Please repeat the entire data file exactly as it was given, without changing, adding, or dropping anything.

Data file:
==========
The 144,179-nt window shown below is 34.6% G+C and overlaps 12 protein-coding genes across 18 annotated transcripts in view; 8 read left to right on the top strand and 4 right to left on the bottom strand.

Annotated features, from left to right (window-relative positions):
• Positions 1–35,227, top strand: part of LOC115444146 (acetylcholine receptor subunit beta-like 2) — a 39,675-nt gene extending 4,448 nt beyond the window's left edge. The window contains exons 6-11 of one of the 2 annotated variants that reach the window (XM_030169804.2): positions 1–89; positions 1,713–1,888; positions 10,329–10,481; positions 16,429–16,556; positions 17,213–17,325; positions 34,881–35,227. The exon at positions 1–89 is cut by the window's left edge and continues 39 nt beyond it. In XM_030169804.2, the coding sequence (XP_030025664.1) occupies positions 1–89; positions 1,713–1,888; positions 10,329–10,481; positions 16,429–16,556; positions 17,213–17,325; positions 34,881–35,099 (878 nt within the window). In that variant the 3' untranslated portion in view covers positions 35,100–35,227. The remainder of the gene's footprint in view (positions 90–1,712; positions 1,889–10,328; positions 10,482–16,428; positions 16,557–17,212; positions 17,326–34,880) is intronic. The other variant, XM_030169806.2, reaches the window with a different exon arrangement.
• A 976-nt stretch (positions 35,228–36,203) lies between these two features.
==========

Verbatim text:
The 144,179-nt window shown below is 34.6% G+C and overlaps 12 protein-coding genes across 18 annotated transcripts in view; 8 read left to right on the top strand and 4 right to left on the bottom strand.

Annotated features, from left to right (window-relative positions):
• Positions 1–35,227, top strand: part of LOC115444146 (acetylcholine receptor subunit beta-like 2) — a 39,675-nt gene extending 4,448 nt beyond the window's left edge. The window contains exons 6-11 of one of the 2 annotated variants that reach the window (XM_030169804.2): positions 1–89; positions 1,713–1,888; positions 10,329–10,481; positions 16,429–16,556; positions 17,213–17,325; positions 34,881–35,227. The exon at positions 1–89 is cut by the window's left edge and continues 39 nt beyond it. In XM_030169804.2, the coding sequence (XP_030025664.1) occupies positions 1–89; positions 1,713–1,888; positions 10,329–10,481; positions 16,429–16,556; positions 17,213–17,325; positions 34,881–35,099 (878 nt within the window). In that variant the 3' untranslated portion in view covers positions 35,100–35,227. The remainder of the gene's footprint in view (positions 90–1,712; positions 1,889–10,328; positions 10,482–16,428; positions 16,557–17,212; positions 17,326–34,880) is intronic. The other variant, XM_030169806.2, reaches the window with a different exon arrangement.
• A 976-nt stretch (positions 35,228–36,203) lies between these two features.